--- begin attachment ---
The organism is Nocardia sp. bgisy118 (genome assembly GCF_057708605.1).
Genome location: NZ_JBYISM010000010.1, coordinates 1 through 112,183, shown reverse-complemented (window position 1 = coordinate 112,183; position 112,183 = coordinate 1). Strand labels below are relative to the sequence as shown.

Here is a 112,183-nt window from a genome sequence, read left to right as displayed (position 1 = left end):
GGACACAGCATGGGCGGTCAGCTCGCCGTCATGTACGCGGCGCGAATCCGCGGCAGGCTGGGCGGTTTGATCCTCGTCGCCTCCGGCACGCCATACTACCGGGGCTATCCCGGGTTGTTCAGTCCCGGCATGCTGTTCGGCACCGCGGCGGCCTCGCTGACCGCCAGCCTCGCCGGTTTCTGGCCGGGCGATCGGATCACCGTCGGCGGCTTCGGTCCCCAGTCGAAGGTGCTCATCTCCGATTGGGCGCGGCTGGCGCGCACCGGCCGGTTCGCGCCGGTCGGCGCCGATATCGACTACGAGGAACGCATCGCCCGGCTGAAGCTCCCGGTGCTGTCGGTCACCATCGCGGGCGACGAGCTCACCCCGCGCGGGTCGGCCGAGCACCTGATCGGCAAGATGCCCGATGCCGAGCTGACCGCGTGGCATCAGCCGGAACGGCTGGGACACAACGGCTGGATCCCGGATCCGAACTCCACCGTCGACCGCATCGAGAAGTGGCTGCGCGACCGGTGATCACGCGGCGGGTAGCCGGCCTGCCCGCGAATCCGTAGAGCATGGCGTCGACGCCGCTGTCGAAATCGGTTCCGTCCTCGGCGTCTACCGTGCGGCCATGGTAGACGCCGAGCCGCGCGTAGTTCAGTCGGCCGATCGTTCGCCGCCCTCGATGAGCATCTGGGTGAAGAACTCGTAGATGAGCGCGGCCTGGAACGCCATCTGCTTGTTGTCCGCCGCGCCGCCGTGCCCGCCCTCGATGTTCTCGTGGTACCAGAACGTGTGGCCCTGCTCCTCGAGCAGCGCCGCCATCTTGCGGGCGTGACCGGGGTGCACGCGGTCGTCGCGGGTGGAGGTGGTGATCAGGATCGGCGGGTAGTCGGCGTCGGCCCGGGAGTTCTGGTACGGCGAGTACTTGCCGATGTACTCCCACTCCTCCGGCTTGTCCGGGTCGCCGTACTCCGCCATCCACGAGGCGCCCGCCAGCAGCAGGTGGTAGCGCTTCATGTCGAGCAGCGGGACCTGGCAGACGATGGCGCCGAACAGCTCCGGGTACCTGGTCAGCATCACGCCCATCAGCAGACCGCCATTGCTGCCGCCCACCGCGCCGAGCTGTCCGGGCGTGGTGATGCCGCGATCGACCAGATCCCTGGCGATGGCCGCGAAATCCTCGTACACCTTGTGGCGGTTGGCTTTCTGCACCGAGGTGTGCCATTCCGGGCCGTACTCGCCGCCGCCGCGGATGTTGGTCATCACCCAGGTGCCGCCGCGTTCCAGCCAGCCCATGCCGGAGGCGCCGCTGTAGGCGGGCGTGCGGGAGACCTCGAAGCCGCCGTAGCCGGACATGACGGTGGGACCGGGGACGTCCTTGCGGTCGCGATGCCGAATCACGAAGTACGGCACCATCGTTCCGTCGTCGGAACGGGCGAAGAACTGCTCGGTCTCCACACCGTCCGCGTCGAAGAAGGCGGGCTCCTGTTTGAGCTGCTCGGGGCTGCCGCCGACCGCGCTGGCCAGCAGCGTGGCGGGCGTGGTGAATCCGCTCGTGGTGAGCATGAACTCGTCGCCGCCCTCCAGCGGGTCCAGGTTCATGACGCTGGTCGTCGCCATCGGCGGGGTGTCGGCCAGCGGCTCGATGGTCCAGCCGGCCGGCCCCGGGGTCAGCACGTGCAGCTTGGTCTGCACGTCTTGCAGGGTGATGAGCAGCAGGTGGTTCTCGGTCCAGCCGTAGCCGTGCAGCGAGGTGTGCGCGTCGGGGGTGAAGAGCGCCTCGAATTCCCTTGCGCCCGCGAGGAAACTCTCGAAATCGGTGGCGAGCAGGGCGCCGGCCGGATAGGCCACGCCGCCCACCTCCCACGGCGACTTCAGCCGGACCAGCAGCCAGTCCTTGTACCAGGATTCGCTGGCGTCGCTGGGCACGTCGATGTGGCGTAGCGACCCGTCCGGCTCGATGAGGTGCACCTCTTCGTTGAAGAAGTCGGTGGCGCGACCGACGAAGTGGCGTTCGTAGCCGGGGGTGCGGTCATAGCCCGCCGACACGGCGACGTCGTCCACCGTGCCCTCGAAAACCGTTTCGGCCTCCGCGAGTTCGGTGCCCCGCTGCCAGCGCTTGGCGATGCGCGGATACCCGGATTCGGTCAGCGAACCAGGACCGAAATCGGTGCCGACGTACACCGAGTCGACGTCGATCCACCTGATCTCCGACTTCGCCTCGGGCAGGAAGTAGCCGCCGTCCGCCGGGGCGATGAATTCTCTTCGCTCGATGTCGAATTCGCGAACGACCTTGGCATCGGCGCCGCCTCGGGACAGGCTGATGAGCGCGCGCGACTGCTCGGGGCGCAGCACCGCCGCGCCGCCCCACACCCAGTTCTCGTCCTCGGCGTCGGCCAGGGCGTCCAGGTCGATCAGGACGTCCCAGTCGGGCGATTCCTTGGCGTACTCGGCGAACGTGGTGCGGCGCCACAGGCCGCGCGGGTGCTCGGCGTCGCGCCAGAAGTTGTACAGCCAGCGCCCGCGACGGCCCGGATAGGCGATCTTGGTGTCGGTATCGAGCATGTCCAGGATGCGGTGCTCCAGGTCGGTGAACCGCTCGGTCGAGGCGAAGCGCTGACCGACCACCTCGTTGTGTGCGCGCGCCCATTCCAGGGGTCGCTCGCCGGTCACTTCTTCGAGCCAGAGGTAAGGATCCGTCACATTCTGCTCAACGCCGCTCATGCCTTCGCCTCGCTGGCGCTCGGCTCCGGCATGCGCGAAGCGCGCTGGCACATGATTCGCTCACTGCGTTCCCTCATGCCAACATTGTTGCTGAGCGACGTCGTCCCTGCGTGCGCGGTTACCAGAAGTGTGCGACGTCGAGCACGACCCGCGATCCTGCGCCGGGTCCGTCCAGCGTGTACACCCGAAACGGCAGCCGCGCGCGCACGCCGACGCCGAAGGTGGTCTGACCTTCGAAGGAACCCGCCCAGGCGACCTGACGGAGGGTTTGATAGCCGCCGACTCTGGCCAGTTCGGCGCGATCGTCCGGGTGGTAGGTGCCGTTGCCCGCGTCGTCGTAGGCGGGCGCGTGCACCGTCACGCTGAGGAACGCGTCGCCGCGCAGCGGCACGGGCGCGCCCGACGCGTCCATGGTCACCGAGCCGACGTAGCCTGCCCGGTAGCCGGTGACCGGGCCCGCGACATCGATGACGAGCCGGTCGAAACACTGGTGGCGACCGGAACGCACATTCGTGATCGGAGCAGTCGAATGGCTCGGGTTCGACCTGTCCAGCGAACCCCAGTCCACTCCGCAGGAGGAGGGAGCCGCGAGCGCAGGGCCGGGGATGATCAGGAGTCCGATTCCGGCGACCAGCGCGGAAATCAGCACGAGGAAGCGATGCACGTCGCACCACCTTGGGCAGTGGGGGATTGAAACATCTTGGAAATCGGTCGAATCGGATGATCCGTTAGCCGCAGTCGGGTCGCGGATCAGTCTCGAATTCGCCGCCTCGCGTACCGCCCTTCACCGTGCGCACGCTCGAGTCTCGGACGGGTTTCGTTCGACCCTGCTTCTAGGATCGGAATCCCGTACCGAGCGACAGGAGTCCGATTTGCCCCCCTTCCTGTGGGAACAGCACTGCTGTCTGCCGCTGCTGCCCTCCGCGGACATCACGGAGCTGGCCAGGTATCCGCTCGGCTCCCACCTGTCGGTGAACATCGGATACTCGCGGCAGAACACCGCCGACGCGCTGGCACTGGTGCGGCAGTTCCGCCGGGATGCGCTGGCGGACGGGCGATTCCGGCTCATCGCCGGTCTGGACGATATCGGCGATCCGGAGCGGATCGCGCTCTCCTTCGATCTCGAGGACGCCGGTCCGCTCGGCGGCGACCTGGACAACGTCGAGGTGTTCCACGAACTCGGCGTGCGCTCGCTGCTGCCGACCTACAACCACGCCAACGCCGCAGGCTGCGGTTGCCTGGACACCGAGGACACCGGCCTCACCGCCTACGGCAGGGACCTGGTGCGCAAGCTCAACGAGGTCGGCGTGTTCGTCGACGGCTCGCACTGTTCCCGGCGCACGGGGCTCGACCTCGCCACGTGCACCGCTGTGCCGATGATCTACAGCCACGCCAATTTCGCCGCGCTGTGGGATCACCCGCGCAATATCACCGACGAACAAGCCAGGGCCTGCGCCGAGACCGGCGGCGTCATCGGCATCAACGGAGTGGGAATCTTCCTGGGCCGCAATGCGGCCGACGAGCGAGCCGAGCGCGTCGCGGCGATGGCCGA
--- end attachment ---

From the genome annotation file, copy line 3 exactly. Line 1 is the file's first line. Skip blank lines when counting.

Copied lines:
Here is a 112,183-nt window from a genome sequence, read left to right as displayed (position 1 = left end):